Wat Arun, often called The Temple of Dawn, is one of the most remarkable visual identities of Bangkok. The imposing Khmer-style prang or tower is 104 metres tall and decorated with bits of porcelain that was used as ballast by boats coming from China. It is surrounded by four smaller prangs. Construction of the prangs were started by King Rama II and completed by King Rama II.
The central balcony is an ideal spot for looking across the river to The Grand Palace and The Temple of The Emerald Buddha.
Each year at the end of the three-month lent period for Buddhist monks, H. M. The King or his appointed representative travels down river in a Royal Barge Procession to present new robes to the monks. This ceremony is called Royal Tod Kathin.

Wat Benchamabophit: To stand at the main gateway and look upon the Monastery of Five Kings is a sight to behold. The perfect symmetry and proportions must inspire admiration of this architectural masterpiece. Wat Benchamabophit Dusitvanaram is known to foreigners as The Marble Temple as its exterior is clad in Carrara marble. Very talented The Prince Naris, a son of King Rama IV , designed the main building which was completed during the reign of King Rama V.The interior crossbeams are decorated with lacquer and gold. The walls of the spacious inner courtyard are lined with a large collection of bronze Buddha images. The canal in front and to the left hand side has ornate bridges.

Wat Trai Mit: Have you ever seen five and a half tons of gold? Wat Trai Mit, near the Bangkok Railway Station at Hua Lamphong, is home to the famous Golden Buddha which is 3 metres high.
The Golden Buddha is believed to be 700 to 800 years old as it is in the Mara attitude, typical of the Sukhothai era. It was installed at Wat Phrayakrai in the Yannawa area of Bangkok during the reign of King Rama III where it stayed until 1931.
The temple had fallen out of use and was abandoned so the Ecclesiastical Commission had it relocated at Wat Trai Mit. At this time, no one seemed to know that it was made of pure gold.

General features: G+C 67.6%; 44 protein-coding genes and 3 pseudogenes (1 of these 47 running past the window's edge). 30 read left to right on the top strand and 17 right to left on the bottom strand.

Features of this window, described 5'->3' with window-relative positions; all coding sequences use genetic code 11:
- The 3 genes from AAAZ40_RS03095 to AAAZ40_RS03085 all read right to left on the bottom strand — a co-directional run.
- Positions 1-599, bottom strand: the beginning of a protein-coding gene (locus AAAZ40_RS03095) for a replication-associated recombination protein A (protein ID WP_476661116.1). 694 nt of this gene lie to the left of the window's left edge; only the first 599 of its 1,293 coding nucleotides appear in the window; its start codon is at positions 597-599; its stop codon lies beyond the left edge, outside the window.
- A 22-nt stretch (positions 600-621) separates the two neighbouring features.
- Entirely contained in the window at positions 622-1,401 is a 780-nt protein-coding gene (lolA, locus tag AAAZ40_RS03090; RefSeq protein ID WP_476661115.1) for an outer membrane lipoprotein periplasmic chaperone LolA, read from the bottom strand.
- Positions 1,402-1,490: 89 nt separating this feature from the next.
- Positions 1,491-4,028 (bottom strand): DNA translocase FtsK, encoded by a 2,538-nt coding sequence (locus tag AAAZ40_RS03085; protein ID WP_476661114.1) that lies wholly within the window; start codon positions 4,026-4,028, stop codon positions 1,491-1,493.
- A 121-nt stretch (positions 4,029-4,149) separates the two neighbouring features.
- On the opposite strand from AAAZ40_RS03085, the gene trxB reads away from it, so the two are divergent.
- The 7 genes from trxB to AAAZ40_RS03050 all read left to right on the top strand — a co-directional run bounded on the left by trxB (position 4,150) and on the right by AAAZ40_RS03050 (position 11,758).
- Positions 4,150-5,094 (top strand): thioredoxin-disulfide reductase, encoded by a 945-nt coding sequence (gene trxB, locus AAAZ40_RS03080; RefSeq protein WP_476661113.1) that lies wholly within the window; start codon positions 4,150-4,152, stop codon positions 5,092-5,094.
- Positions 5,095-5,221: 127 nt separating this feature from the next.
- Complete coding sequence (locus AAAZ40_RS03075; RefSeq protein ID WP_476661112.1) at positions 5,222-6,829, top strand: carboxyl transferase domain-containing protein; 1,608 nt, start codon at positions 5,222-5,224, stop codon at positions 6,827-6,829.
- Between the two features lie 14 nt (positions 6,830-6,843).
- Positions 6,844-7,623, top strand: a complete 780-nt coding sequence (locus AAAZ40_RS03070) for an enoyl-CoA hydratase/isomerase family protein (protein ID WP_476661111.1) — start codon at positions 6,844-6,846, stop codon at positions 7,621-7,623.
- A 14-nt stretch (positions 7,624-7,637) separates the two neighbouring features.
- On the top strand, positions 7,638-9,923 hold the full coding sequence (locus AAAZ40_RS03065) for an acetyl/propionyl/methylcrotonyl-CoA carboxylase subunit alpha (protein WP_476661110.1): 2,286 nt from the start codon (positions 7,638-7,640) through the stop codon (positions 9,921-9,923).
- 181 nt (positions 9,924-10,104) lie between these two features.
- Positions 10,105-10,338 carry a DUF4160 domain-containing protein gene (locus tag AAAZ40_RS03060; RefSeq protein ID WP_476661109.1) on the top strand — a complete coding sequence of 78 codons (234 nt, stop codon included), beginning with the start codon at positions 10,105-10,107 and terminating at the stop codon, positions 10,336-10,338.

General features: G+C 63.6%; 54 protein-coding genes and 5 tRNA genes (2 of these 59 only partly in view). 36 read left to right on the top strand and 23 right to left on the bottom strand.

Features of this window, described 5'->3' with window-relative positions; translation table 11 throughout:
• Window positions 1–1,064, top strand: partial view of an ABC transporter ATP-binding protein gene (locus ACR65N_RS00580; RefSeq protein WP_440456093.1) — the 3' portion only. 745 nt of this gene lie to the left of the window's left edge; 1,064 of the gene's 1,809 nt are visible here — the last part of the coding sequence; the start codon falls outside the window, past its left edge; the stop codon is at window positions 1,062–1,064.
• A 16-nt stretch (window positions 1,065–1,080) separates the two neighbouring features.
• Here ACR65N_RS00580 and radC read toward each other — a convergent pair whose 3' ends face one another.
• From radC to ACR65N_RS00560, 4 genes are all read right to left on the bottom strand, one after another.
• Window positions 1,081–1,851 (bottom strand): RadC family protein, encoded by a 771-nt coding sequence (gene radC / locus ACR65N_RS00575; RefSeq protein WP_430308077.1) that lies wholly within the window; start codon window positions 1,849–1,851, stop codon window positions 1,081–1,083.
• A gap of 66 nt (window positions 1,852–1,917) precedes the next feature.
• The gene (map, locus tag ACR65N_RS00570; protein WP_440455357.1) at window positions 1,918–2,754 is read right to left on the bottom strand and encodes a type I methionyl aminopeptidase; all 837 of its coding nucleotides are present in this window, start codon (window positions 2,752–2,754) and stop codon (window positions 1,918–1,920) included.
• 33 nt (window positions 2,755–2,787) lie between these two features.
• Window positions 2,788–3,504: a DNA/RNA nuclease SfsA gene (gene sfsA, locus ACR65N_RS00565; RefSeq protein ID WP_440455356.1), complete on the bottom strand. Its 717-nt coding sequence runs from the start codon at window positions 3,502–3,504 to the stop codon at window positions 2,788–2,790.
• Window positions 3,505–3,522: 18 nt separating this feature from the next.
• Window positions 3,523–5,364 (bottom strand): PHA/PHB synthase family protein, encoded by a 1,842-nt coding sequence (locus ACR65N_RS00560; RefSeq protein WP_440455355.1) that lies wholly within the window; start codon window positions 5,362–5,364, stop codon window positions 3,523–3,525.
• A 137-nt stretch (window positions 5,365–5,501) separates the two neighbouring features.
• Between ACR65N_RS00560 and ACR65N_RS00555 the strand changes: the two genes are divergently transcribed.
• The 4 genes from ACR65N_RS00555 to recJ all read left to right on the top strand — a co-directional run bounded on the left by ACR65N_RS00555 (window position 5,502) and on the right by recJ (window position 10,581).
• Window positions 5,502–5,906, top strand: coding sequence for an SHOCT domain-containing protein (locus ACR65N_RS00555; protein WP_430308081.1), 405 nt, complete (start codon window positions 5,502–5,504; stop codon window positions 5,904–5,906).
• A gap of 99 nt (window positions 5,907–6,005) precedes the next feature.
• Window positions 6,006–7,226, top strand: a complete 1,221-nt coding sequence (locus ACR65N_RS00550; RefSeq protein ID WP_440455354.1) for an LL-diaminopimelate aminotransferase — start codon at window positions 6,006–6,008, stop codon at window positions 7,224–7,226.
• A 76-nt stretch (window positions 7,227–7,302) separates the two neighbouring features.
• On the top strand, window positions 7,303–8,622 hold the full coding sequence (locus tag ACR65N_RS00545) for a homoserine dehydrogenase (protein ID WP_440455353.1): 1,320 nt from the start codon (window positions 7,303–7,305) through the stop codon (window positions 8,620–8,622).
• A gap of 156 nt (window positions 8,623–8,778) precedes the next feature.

Then in 1955, Reverend Phra Visutha-thibordee, the presiding abbot at the temple had supervised the construction of the temple building to house the Buddha. When it was being moved into its new position, the covering plaster was damaged revealing what was inside, Buddha image cast in 18 carat gold.
It is believed that the original Golden Buddha was disguised under the plaster covering to hide it from enemies during the Ayutthaya period. Photographs of different stages of the plaster removal are displayed in the Wihan.

Wat Sa Ket and The Golden Mount: This landmark, on the only hill in Bangkok, is of great significance for all followers of The Lord Buddha. 320 stairs take you up to the top for panoramic views of the Rattanakosin Island.
The Golden Mount is on a man-made hill with a diameter of 500 metres and soars 100 metres to the sky. There was a small chedi on this site and after it collapsed, King Rama III commissioned the constructed of a much larger one which was completed during the reign of King Rama V.
In 1877, King Rama V brought the Buddha relic in the custody of the Royal Chakri family from the Grand Palace to the Royal Pavilion at Wat Saket. It was then enshrined in the in the pagoda on top of the Golden Mount.
Two decades later, Marquis Curzon, the British Viceroy of India, presented more Buddha relics near the Nepalese border to King Rama V. These were enshrined in a bronze pagoda in 1899 and installed on the top of the Golden Mount.